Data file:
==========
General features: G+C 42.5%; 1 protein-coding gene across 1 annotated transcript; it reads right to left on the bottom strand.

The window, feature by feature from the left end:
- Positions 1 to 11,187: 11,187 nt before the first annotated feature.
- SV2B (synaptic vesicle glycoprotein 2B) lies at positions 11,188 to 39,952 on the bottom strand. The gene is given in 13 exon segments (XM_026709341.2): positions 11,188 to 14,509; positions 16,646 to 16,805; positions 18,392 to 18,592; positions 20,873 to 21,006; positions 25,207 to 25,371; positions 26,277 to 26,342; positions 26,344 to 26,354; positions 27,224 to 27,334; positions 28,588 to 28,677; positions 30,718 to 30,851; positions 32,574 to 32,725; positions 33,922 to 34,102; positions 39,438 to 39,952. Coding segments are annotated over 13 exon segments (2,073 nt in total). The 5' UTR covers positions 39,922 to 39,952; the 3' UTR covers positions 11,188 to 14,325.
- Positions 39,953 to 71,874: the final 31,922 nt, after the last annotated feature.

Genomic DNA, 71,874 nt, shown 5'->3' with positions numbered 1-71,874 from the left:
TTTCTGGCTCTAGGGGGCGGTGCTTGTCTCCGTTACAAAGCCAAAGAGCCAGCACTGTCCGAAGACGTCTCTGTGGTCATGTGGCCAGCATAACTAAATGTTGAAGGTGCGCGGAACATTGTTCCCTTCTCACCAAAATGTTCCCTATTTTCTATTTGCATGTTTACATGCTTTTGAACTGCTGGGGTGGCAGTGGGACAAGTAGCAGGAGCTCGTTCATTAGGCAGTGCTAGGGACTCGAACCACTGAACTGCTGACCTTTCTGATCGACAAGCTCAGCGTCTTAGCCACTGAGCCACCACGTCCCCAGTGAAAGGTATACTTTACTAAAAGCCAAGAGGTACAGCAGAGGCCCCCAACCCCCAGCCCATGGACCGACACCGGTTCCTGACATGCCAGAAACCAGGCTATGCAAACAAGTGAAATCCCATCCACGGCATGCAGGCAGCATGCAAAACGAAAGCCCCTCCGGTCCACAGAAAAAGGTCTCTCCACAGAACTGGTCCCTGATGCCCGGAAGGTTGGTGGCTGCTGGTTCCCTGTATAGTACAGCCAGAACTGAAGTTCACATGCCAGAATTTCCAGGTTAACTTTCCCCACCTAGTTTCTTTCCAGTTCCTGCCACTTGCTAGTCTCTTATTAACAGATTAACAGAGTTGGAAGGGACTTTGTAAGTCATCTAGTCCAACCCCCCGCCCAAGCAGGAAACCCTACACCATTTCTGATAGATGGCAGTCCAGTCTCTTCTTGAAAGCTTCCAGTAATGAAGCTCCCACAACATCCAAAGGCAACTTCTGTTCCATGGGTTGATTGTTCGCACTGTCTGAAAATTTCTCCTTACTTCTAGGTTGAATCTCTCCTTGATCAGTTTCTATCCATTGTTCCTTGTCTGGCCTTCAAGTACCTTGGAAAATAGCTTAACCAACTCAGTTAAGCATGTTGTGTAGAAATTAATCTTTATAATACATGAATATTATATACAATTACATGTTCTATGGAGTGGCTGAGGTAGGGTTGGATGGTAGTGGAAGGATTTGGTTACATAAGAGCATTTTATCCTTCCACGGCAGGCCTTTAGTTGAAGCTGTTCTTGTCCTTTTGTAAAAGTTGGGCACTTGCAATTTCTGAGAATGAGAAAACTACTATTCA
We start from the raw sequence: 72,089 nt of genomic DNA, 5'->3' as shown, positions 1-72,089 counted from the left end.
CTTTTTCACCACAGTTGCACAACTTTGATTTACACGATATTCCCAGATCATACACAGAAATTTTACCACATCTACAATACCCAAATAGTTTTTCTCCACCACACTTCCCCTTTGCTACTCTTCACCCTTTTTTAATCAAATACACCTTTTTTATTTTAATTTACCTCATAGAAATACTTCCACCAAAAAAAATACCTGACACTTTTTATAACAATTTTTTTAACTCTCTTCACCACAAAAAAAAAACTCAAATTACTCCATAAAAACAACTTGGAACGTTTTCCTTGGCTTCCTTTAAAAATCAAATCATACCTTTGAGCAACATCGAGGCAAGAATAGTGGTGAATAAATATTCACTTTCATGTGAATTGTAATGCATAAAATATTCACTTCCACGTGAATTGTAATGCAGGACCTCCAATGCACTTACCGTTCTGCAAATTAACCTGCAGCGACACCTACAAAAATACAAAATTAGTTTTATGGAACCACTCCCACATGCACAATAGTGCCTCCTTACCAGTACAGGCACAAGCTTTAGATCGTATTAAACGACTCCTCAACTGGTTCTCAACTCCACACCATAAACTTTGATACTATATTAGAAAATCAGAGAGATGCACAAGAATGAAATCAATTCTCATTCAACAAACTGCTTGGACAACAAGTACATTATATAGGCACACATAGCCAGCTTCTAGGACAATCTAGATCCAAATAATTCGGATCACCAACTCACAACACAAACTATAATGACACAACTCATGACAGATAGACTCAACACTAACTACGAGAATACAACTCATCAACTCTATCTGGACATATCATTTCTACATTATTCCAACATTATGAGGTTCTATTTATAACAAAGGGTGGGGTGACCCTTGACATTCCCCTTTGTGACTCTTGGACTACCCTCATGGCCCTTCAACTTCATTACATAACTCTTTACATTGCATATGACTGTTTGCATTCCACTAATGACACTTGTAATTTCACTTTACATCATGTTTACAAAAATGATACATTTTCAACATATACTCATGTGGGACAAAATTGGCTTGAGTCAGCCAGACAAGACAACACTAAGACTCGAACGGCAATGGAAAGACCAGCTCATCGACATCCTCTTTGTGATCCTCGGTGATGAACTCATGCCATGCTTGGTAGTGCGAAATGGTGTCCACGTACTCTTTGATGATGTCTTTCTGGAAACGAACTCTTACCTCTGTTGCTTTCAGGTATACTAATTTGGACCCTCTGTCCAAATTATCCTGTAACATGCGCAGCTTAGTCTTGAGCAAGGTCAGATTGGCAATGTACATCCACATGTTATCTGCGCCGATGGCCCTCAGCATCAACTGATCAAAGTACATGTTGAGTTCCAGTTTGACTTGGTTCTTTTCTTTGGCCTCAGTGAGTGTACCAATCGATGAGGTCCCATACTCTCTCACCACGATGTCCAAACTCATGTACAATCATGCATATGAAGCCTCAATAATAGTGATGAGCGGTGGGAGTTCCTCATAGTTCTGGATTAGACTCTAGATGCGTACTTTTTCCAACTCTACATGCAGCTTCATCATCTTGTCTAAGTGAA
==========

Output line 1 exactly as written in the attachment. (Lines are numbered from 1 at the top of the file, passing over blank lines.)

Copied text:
General features: G+C 42.5%; 1 protein-coding gene across 1 annotated transcript; it reads right to left on the bottom strand.